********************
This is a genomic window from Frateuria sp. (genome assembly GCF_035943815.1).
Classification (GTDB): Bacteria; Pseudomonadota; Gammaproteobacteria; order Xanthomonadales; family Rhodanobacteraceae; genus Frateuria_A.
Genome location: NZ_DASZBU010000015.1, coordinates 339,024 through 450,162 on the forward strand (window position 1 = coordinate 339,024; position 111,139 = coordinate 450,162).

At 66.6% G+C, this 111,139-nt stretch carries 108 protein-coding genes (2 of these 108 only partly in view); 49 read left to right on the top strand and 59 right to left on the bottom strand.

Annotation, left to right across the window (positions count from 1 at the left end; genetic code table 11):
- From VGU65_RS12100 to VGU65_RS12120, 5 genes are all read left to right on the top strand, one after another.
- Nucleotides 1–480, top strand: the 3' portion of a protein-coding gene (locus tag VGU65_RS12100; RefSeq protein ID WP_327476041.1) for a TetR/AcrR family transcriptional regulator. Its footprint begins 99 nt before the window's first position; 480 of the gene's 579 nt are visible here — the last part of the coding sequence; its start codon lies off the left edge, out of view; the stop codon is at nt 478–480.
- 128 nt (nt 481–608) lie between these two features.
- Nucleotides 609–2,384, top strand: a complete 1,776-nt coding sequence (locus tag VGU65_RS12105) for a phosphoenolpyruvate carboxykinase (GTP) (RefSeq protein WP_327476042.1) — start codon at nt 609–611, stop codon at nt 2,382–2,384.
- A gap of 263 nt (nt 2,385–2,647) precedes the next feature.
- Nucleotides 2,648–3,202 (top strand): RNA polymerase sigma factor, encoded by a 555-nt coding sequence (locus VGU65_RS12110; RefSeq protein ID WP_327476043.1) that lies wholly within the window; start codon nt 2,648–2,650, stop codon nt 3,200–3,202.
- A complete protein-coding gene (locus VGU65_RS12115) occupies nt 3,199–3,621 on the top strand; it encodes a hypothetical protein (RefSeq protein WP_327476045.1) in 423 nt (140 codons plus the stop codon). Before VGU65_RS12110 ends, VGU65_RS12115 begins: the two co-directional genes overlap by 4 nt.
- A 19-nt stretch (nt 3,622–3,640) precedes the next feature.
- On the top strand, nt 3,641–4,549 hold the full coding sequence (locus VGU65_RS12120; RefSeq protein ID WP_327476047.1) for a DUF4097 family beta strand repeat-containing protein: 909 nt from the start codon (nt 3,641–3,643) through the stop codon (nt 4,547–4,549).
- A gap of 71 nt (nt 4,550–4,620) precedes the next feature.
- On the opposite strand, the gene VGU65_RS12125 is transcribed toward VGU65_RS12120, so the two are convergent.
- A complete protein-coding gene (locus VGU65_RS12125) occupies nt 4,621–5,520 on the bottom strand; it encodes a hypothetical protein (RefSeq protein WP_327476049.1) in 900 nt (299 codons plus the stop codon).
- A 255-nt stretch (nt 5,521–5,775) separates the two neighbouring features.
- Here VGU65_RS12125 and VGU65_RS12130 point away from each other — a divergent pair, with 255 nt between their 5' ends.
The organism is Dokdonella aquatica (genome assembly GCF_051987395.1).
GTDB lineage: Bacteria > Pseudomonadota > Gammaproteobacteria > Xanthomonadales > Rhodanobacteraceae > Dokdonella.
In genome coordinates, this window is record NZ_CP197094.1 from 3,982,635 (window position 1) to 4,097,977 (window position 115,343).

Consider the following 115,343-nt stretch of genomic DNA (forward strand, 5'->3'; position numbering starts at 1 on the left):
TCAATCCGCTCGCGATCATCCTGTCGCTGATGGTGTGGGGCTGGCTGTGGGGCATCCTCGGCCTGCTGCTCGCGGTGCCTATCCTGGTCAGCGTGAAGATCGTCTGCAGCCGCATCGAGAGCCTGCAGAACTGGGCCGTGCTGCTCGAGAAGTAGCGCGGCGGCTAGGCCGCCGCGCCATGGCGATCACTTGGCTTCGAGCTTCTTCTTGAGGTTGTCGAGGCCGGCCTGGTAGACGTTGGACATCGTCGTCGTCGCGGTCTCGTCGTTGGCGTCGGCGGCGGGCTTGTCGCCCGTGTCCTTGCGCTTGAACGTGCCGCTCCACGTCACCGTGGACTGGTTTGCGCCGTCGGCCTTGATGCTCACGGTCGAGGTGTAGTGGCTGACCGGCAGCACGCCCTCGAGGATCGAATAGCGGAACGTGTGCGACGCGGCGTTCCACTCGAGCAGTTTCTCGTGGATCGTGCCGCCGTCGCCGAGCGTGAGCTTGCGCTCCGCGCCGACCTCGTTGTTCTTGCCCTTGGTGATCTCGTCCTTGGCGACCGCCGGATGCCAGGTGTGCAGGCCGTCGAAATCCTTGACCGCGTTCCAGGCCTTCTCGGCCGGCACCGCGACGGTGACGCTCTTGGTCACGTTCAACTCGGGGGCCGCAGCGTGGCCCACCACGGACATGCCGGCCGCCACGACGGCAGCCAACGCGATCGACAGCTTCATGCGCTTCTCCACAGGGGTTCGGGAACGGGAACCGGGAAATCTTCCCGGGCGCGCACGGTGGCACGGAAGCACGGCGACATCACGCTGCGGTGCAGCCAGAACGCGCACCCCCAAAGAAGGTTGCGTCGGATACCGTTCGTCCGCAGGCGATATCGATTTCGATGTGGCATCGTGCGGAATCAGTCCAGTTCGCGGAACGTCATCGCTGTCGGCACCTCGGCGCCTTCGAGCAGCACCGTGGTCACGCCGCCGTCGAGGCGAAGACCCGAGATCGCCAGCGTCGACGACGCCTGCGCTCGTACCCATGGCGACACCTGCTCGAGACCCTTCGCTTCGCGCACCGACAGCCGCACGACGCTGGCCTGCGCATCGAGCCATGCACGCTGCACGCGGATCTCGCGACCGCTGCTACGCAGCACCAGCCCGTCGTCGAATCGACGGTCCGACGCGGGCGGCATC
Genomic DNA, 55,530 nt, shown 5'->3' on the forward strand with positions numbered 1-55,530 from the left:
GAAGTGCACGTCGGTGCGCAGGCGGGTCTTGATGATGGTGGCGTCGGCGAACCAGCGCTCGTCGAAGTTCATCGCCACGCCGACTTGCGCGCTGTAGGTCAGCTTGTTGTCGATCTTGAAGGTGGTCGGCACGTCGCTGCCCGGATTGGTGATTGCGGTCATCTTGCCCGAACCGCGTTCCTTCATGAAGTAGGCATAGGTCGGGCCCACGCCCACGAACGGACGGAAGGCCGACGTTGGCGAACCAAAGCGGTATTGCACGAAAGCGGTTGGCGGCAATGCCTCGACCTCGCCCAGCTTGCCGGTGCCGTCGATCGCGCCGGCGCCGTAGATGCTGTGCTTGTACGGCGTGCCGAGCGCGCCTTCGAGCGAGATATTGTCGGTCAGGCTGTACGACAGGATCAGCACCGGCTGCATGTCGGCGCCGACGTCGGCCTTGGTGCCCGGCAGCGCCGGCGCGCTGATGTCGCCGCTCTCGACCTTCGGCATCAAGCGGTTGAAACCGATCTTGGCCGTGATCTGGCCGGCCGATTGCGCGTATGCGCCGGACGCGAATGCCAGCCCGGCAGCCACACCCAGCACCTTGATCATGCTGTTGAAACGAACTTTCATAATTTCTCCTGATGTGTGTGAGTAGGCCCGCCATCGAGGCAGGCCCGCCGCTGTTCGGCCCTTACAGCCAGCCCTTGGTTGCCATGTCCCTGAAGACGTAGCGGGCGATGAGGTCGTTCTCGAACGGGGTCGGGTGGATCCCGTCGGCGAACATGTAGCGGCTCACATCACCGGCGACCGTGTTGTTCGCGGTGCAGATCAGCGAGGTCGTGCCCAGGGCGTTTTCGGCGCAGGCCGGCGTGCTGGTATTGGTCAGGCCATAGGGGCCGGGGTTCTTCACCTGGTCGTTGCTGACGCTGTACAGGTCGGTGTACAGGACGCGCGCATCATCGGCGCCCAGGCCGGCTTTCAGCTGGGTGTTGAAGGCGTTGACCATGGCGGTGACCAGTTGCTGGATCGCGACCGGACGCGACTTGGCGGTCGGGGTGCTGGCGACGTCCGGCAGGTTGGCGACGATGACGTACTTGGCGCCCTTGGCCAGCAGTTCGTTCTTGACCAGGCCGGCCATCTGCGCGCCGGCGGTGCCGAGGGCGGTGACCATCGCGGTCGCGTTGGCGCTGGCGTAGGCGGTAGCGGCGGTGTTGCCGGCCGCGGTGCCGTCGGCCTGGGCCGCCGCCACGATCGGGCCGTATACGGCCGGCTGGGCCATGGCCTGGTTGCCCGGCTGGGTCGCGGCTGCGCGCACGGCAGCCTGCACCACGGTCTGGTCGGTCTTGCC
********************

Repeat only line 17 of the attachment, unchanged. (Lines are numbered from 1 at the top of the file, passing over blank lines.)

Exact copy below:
- A complete protein-coding gene (locus VGU65_RS12125) occupies nt 4,621–5,520 on the bottom strand; it encodes a hypothetical protein (RefSeq protein WP_327476049.1) in 900 nt (299 codons plus the stop codon).